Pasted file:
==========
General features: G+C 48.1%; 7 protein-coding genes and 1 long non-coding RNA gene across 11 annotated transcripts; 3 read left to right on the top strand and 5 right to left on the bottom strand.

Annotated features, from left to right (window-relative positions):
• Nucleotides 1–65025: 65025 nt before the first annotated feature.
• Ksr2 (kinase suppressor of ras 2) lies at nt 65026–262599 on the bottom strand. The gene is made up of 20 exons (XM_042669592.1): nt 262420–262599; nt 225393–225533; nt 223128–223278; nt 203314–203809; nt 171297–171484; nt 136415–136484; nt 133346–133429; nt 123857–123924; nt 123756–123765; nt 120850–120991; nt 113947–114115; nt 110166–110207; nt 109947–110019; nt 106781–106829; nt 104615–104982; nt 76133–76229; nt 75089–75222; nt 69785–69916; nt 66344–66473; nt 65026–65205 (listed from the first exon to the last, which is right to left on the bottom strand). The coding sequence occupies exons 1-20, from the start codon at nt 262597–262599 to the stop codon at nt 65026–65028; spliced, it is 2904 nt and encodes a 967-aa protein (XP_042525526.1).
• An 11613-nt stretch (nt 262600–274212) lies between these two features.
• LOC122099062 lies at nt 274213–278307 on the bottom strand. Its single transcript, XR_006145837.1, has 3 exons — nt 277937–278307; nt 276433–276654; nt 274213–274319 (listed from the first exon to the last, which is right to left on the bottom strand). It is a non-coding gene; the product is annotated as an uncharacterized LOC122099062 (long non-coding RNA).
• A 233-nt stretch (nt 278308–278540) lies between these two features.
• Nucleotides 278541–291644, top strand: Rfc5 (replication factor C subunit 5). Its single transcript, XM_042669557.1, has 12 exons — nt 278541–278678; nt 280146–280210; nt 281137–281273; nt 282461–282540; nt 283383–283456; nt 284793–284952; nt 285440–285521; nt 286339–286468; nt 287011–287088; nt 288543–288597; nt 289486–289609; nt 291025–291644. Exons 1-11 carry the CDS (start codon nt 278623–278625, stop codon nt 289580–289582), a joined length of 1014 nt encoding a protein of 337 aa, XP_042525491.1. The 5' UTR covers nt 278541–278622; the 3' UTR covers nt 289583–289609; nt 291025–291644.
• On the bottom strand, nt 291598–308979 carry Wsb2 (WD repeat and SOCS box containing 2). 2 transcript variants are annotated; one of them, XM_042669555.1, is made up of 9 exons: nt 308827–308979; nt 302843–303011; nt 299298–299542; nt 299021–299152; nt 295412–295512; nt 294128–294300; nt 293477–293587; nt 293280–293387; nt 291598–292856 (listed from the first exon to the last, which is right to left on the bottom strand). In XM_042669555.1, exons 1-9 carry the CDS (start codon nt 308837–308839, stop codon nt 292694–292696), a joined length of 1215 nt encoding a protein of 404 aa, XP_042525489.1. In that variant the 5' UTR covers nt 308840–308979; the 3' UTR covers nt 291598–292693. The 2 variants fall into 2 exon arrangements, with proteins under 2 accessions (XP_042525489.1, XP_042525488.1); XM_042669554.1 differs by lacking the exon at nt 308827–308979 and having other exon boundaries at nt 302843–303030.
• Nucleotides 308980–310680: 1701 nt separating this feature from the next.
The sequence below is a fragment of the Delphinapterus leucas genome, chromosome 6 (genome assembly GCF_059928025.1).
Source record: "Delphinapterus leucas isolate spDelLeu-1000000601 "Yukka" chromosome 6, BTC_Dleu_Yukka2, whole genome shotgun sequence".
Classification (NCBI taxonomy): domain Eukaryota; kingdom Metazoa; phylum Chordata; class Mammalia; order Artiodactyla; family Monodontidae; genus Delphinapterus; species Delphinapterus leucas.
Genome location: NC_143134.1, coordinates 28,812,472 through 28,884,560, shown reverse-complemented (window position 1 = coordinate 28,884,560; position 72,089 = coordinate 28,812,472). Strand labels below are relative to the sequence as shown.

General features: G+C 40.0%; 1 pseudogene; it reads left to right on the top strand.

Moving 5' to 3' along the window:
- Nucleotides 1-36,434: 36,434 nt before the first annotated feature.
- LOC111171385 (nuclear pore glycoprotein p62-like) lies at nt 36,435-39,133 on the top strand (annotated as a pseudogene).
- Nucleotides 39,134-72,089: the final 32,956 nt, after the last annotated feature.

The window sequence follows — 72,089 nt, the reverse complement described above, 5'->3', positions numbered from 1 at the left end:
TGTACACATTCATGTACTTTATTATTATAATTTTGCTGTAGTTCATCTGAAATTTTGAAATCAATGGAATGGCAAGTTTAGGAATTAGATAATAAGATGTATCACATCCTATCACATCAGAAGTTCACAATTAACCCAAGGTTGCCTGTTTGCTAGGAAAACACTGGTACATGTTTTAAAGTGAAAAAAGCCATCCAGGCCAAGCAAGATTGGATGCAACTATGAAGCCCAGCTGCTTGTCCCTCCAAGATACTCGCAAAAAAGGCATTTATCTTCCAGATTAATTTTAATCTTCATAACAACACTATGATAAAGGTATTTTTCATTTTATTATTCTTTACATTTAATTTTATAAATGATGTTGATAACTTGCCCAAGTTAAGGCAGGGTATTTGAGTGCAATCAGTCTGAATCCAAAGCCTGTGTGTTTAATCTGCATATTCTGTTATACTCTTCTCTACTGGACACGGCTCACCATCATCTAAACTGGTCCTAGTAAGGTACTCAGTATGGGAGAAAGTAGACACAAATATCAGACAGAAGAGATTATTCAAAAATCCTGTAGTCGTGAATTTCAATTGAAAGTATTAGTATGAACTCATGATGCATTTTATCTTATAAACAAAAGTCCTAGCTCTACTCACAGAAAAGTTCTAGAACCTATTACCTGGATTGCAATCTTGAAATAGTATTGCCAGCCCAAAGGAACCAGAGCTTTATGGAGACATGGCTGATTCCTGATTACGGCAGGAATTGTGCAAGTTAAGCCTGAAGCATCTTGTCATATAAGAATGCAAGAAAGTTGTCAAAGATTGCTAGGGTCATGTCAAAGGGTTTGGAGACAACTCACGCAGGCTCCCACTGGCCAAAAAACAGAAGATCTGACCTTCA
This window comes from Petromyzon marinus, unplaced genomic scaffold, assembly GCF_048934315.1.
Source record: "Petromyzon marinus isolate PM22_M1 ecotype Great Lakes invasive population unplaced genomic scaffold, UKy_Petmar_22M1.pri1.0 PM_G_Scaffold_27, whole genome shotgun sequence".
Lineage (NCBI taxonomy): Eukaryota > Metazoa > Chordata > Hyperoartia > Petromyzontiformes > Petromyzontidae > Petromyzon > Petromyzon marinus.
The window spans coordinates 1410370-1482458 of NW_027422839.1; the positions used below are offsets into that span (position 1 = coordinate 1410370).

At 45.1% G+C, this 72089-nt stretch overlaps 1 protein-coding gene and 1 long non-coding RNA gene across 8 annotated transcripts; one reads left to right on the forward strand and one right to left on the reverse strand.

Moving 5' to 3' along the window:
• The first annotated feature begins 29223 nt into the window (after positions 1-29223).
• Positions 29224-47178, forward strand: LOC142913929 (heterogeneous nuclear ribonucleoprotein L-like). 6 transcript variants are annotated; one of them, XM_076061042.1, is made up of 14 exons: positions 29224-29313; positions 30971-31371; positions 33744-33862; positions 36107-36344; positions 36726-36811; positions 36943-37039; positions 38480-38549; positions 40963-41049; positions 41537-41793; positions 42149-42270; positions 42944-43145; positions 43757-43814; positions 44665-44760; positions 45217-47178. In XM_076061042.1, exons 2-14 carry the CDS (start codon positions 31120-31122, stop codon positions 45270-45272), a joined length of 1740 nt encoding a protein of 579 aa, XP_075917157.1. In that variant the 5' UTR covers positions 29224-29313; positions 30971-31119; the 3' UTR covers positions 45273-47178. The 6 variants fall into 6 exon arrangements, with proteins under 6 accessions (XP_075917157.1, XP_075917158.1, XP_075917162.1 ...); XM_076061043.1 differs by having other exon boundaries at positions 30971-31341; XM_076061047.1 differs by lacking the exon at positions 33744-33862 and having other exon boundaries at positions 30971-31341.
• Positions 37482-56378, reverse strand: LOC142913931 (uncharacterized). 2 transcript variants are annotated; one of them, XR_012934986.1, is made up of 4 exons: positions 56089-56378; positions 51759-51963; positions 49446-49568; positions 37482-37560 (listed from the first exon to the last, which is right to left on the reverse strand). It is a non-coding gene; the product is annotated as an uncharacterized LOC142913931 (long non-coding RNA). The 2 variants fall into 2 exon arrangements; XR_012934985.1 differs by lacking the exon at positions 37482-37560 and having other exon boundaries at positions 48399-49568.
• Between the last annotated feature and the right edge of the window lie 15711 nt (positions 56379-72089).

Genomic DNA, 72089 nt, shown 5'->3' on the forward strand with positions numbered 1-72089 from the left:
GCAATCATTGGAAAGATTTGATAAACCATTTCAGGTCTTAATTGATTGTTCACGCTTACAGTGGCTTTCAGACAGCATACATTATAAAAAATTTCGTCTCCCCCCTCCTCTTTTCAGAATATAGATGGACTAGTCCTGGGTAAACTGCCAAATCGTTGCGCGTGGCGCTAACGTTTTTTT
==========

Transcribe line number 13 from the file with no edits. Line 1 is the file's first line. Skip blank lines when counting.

Classification (NCBI taxonomy): domain Eukaryota; kingdom Metazoa; phylum Chordata; class Mammalia; order Artiodactyla; family Monodontidae; genus Delphinapterus; species Delphinapterus leucas.